Technicians: providing frontline and vital support for student mental health and wellbeing

Technicians provide unseen “vital frontline support for student mental health and wellbeing”, report reveals

Mental health issues are on the rise across the UK higher education sector, with one in four students affected by a mental health condition. 

The majority of the 30,000 technicians working in higher education institutions (HEIs) are student-facing, and the frontline nature of their roles means many are often the first port of call for students struggling with their mental health.

For the first time, Technicians: Providing frontline and vital support for mental health and wellbeing confirms that technical staff support students with sensitive and personal issues including bereavement or sexual assault – often with very little formal recognition or training.

The report, launched today by the Technician Commitment and partners including the Science Council was informed by over 700 members of the technical community, across 49 HEIs.

Quote for technicians mental health report

Around 50% of the technicians surveyed in the report said that they had discussed a personal problem with a student in the last three years, and 22% of respondents confirmed that they provided pastoral support. Over 80% of technicians said that this was not a formal part of their role, and many had not received formal training. Women were more likely to approach, or be approached by students for support. This could have implications for some disciplines where there are proportionately fewer technicians who are female, for example in physics and engineering.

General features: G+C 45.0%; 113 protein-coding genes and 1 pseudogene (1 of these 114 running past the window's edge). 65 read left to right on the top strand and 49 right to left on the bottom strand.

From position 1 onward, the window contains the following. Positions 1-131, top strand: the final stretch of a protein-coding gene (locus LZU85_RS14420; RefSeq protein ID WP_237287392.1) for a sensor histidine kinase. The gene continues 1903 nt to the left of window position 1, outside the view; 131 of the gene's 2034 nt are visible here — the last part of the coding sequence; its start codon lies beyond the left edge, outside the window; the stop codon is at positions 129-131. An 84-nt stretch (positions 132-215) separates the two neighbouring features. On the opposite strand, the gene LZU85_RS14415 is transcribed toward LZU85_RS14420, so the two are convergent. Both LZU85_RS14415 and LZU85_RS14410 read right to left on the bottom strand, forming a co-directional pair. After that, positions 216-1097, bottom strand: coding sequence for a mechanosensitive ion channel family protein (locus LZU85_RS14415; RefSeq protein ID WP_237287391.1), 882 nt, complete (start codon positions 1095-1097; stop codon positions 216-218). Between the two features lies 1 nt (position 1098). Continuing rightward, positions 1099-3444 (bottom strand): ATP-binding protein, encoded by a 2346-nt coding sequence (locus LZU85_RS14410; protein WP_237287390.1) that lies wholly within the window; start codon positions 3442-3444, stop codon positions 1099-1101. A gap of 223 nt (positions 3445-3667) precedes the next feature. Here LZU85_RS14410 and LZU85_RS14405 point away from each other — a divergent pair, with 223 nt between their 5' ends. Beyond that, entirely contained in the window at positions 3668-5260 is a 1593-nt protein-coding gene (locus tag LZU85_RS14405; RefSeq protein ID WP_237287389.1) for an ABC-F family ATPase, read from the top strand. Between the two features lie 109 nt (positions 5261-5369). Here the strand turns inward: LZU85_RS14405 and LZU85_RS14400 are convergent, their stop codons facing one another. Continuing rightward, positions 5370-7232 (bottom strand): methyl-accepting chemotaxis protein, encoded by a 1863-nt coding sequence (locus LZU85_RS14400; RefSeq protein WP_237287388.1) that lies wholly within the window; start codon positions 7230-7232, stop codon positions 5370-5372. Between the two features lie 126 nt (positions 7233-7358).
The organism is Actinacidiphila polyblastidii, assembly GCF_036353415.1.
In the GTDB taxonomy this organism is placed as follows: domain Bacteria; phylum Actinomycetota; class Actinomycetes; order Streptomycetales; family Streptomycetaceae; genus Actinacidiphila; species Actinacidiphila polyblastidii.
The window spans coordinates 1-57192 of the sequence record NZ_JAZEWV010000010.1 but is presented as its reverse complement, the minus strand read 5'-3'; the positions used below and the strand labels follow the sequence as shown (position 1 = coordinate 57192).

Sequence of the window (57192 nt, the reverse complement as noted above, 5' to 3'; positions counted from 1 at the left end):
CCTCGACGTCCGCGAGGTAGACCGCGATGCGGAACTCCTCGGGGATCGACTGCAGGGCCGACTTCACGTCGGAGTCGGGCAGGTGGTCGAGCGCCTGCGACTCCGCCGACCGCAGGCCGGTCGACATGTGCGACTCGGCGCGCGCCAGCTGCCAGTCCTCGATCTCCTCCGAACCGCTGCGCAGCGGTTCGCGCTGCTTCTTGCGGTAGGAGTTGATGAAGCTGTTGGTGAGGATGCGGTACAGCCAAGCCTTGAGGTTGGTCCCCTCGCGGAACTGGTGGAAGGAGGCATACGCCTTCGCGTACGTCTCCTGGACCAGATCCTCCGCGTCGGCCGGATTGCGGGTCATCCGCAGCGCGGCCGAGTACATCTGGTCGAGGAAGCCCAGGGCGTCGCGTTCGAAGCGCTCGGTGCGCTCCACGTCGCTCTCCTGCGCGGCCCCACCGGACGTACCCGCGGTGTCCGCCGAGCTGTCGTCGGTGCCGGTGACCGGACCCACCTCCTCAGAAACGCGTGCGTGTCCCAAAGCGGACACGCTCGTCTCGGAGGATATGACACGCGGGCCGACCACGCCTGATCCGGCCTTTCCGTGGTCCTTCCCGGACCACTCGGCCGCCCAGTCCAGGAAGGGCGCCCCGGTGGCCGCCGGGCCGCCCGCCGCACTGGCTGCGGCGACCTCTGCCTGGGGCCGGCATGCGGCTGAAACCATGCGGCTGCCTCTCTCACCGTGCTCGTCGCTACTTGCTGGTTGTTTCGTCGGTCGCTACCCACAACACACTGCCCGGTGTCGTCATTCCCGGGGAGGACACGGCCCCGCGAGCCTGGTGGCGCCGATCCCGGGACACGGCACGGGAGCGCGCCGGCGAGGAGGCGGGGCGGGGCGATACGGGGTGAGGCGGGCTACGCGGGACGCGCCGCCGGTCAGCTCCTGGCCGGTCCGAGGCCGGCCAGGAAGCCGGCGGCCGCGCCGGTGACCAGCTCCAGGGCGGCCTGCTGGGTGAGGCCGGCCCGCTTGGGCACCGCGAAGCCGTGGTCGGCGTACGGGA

To combat some of these issues, the report offers a number of recommendations to the sector to ensure all involved are fully supported and appropriately trained.

‘The findings of the report should be considered carefully by the community of professional bodies in science. The Science Council will continue to be a strong advocate for the Technician Commitment and the support and development work that is fundamental to this.’

Helen Gordon, Chief Executive of the Science Council

‘While it is essential that we value and invest in the skills and technical expertise of technicians, we also need to recognise the additional pastoral role they play in actively supporting student wellbeing. We are pleased to be working with so many prominent organisations to shine a light on this key issue, and to ensure technical colleagues can obtain further training to support them in this vital role.’

Kelly Vere, Programme Director, Technician Commitment and
Higher Education lead at the Science Council

The report is available to download at

The report was developed by a collaborative team from the Technician Commitment, Science Council, Institute of Physics, Royal Society of Biology, Royal Society of Chemistry, University of Liverpool and University of Nottingham.